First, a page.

5G IoT and Operators’ Revenue
Today, the vast majority of mobile operators’ IoT revenues come from connectivity, but in the next 5 years, the revenue will also come from service enablement platforms, apps, and services [link]. Network slicing technology also offers virtual private networks for enterprises and opens new and versatile income streams for the network operators. Either way, 5G technology provides enterprises with the flexibility to serve their individual needs, and operators to generate new revenue streams using an ecosystem-like approach to their existing network infrastructure.
Mobile operators capable of creating and managing an ecosystem of service partners, refining data from their IoT platforms, and turning bulk data into smart data will be able to create incremental revenue based on the value of the data rather than just the volume. The enterprise segment will be the main source of incremental 5G revenues for mobile operators. The sooner the operators can provide such an infrastructure, the larger their share from this emerging market.
The large-scale deployment of 5G will also accelerate when IoT becomes embedded within enterprise and consumer applications, many of which are developed by small and medium-sized enterprises. 5G will bring new capabilities and the flexibility to serve the specific needs of different enterprise customers, which the GSMA estimates could be worth up to US$400 billion per annum to operators by 2025.
Site acquisition for 5G ultra-small cells
Given the ultra-dense architecture of 5G, the demand caused by IoT systems will soon generate another peak in site acquisition especially in dense urban areas. Many cities have already started using the streetlamps for new 5G equipment. In many instances using lamp posts for 5G installation takes time as they are often owned by the local councils who need to be educated on this new concept and do not have the staff to support demand.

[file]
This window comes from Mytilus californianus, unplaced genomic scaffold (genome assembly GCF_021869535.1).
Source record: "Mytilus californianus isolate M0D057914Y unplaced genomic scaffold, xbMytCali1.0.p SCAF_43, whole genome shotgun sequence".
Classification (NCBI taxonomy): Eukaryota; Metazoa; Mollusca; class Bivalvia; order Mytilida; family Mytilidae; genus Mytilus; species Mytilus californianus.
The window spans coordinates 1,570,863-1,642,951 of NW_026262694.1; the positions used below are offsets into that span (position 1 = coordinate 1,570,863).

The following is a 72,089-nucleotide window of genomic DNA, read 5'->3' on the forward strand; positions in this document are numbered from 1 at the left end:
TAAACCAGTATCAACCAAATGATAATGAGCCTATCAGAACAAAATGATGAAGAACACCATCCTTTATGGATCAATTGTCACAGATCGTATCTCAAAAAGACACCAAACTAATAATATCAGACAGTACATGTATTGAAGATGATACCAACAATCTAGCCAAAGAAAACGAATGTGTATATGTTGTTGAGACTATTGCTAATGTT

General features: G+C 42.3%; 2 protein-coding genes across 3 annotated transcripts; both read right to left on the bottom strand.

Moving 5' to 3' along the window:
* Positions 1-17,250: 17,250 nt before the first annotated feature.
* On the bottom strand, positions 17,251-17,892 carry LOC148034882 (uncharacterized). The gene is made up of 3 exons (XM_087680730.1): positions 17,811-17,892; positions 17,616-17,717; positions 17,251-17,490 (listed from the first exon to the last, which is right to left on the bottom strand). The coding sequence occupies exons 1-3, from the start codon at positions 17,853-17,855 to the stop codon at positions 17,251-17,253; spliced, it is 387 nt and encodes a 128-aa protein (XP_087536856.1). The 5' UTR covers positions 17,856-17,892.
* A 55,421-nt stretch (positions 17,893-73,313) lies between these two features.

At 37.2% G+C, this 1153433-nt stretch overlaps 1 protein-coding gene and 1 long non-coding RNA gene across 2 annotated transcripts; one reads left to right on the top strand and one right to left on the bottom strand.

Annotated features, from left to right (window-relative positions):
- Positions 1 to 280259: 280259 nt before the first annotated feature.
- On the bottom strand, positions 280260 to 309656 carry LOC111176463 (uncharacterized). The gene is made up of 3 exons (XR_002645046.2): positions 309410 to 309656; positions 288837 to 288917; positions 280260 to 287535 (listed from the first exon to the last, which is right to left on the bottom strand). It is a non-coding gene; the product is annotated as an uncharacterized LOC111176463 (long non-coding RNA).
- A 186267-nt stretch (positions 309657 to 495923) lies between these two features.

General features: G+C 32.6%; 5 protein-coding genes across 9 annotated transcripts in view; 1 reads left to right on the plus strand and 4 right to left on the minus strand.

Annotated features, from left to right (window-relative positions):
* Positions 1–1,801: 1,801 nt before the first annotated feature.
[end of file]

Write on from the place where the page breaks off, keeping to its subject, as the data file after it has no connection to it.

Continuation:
In the UK, several local authorities followed a concession model and signed agreements with mobile operators or infrastructure asset providers and granted them exclusive rights to install 5G equipment on utility poles, streetlights, traffic lights, and other locations along streets and roadsides [link]. Based on this model any mobile operator that needs access to the lampposts must pay a wholesale fee to the company with exclusive access rights.
A widespread alternative approach is based on an open-access model, where all mobile operators have equal rights and open access to streetlights or other asset types subject to paying a low-cost, flat fee to the local authority.
5G technology is an essential technical enabler of IoT which is uniquely positioned to accelerate versatile development of advanced IoT systems resulting in higher productivity, higher efficiency, and ultimately improves the sustainability of our day-to-day life. IoT development further enables mobile operators to create new revenue paths. MD7 as one of the pioneers in mobile infrastructure consultancy is well equipped with systems and frameworks to help mobile network operators to build a more connected world by developing their ultra-dense 5G network to support emerging IoT applications.